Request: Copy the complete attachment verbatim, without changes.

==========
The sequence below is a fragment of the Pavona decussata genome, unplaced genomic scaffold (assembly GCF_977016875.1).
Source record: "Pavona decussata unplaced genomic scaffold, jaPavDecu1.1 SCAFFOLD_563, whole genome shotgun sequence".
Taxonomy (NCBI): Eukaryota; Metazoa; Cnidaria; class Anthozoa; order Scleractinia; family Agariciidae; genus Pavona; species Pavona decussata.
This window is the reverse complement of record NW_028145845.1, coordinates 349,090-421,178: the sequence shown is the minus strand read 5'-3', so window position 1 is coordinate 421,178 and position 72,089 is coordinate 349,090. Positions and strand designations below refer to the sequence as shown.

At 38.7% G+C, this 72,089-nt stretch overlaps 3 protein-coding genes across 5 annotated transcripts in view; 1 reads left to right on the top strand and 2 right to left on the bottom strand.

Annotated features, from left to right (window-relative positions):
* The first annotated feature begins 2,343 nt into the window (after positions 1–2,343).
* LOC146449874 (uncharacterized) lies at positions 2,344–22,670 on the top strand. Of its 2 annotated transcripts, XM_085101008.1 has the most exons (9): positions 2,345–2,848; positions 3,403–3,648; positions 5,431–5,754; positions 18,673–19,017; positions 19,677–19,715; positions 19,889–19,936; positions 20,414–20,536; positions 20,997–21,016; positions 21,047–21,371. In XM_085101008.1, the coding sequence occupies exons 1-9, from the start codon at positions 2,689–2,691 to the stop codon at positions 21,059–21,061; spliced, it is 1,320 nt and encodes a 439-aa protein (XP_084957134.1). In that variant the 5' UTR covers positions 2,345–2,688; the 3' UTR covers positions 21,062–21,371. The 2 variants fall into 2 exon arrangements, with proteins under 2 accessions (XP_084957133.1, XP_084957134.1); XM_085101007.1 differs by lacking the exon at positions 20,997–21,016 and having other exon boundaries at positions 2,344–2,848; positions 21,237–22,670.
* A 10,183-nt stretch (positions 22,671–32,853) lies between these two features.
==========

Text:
The sequence below is a fragment of the Pavona decussata genome, unplaced genomic scaffold (assembly GCF_977016875.1).
Source record: "Pavona decussata unplaced genomic scaffold, jaPavDecu1.1 SCAFFOLD_563, whole genome shotgun sequence".
Taxonomy (NCBI): Eukaryota; Metazoa; Cnidaria; class Anthozoa; order Scleractinia; family Agariciidae; genus Pavona; species Pavona decussata.
This window is the reverse complement of record NW_028145845.1, coordinates 349,090-421,178: the sequence shown is the minus strand read 5'-3', so window position 1 is coordinate 421,178 and position 72,089 is coordinate 349,090. Positions and strand designations below refer to the sequence as shown.

At 38.7% G+C, this 72,089-nt stretch overlaps 3 protein-coding genes across 5 annotated transcripts in view; 1 reads left to right on the top strand and 2 right to left on the bottom strand.

Annotated features, from left to right (window-relative positions):
* The first annotated feature begins 2,343 nt into the window (after positions 1–2,343).
* LOC146449874 (uncharacterized) lies at positions 2,344–22,670 on the top strand. Of its 2 annotated transcripts, XM_085101008.1 has the most exons (9): positions 2,345–2,848; positions 3,403–3,648; positions 5,431–5,754; positions 18,673–19,017; positions 19,677–19,715; positions 19,889–19,936; positions 20,414–20,536; positions 20,997–21,016; positions 21,047–21,371. In XM_085101008.1, the coding sequence occupies exons 1-9, from the start codon at positions 2,689–2,691 to the stop codon at positions 21,059–21,061; spliced, it is 1,320 nt and encodes a 439-aa protein (XP_084957134.1). In that variant the 5' UTR covers positions 2,345–2,688; the 3' UTR covers positions 21,062–21,371. The 2 variants fall into 2 exon arrangements, with proteins under 2 accessions (XP_084957133.1, XP_084957134.1); XM_085101007.1 differs by lacking the exon at positions 20,997–21,016 and having other exon boundaries at positions 2,344–2,848; positions 21,237–22,670.
* A 10,183-nt stretch (positions 22,671–32,853) lies between these two features.